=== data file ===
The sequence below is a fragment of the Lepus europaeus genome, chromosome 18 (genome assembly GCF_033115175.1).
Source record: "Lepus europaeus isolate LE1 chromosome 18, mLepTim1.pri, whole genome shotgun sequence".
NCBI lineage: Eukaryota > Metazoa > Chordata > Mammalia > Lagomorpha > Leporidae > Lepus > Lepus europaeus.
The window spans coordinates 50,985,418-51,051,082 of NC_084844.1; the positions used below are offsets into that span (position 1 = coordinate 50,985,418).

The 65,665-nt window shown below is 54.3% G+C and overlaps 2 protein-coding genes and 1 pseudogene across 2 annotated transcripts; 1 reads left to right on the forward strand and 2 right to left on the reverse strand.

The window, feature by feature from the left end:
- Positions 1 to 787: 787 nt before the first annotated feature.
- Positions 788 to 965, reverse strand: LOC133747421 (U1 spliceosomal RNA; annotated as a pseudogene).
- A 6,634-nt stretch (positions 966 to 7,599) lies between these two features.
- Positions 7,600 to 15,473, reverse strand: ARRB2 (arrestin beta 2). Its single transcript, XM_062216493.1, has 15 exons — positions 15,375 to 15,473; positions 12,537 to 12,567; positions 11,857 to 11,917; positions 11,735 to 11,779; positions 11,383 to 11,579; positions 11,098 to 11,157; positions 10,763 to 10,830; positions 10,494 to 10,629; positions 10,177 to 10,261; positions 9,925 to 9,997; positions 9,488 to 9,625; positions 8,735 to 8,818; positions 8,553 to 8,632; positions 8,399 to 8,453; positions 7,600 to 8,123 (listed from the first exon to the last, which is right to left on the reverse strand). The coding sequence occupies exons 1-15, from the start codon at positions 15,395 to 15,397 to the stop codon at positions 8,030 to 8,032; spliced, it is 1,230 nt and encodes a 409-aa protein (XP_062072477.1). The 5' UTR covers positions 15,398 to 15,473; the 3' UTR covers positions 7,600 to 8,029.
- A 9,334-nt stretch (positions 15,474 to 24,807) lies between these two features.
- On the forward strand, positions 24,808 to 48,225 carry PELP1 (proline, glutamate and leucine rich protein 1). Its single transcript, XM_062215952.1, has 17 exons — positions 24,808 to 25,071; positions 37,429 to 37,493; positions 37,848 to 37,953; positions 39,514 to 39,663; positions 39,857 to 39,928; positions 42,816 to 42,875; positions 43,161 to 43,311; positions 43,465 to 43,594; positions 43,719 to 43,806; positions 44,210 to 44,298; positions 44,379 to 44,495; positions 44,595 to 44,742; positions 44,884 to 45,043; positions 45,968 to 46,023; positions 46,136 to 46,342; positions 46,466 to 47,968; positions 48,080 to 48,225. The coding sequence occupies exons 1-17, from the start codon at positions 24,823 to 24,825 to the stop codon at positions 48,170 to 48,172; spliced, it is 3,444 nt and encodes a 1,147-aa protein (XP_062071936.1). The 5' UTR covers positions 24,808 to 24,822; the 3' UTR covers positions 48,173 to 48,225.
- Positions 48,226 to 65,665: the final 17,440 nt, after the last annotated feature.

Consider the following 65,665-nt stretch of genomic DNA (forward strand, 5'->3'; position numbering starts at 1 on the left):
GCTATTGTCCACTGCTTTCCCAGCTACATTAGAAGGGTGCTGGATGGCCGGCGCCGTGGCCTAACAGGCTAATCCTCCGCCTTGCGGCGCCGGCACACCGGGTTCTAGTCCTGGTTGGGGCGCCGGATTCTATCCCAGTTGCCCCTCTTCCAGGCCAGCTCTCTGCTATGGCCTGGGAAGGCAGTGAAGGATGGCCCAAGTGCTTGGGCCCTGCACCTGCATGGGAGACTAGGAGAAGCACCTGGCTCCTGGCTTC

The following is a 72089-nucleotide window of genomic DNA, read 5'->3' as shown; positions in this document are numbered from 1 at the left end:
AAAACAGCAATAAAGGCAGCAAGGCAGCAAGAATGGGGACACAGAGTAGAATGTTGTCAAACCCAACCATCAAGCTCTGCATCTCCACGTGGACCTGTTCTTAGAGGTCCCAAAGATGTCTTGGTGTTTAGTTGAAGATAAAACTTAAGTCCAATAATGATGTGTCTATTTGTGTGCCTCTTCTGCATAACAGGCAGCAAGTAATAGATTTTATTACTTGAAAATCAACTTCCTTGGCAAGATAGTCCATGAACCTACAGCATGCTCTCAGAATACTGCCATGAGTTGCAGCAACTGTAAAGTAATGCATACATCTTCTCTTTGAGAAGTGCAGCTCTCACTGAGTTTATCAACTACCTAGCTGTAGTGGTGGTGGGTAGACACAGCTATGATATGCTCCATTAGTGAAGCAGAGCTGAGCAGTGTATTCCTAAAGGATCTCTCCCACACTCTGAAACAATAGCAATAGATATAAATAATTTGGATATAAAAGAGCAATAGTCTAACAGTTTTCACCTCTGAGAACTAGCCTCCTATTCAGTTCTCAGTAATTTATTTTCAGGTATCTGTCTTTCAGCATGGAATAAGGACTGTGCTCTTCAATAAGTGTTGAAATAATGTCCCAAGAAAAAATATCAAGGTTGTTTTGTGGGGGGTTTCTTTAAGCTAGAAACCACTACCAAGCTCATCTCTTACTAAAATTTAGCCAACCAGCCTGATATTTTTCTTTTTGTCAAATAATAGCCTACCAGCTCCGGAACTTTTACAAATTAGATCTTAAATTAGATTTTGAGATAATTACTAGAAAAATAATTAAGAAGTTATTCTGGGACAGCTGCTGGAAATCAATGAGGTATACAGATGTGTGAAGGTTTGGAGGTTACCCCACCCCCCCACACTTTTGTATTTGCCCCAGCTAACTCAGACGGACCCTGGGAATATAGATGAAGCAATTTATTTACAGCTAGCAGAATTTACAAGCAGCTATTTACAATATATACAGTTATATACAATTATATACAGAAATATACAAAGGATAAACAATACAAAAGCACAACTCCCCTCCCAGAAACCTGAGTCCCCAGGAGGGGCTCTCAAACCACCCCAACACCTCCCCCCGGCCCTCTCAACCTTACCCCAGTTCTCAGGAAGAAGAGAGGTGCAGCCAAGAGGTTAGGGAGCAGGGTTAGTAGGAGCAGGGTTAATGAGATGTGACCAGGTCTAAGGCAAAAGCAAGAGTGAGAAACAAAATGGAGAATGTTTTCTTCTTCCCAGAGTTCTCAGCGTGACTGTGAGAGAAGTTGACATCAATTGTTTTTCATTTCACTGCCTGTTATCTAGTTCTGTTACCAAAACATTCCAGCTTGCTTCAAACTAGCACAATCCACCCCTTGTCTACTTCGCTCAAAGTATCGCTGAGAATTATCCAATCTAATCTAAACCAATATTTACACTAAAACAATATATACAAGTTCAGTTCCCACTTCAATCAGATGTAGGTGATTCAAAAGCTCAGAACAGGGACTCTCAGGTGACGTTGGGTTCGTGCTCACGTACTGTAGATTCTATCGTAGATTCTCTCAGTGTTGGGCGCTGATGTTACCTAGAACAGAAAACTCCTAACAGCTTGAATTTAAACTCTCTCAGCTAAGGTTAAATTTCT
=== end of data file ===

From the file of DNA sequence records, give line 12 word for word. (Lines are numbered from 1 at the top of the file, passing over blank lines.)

- On the forward strand, positions 24,808 to 48,225 carry PELP1 (proline, glutamate and leucine rich protein 1). Its single transcript, XM_062215952.1, has 17 exons — positions 24,808 to 25,071; positions 37,429 to 37,493; positions 37,848 to 37,953; positions 39,514 to 39,663; positions 39,857 to 39,928; positions 42,816 to 42,875; positions 43,161 to 43,311; positions 43,465 to 43,594; positions 43,719 to 43,806; positions 44,210 to 44,298; positions 44,379 to 44,495; positions 44,595 to 44,742; positions 44,884 to 45,043; positions 45,968 to 46,023; positions 46,136 to 46,342; positions 46,466 to 47,968; positions 48,080 to 48,225. The coding sequence occupies exons 1-17, from the start codon at positions 24,823 to 24,825 to the stop codon at positions 48,170 to 48,172; spliced, it is 3,444 nt and encodes a 1,147-aa protein (XP_062071936.1). The 5' UTR covers positions 24,808 to 24,822; the 3' UTR covers positions 48,173 to 48,225.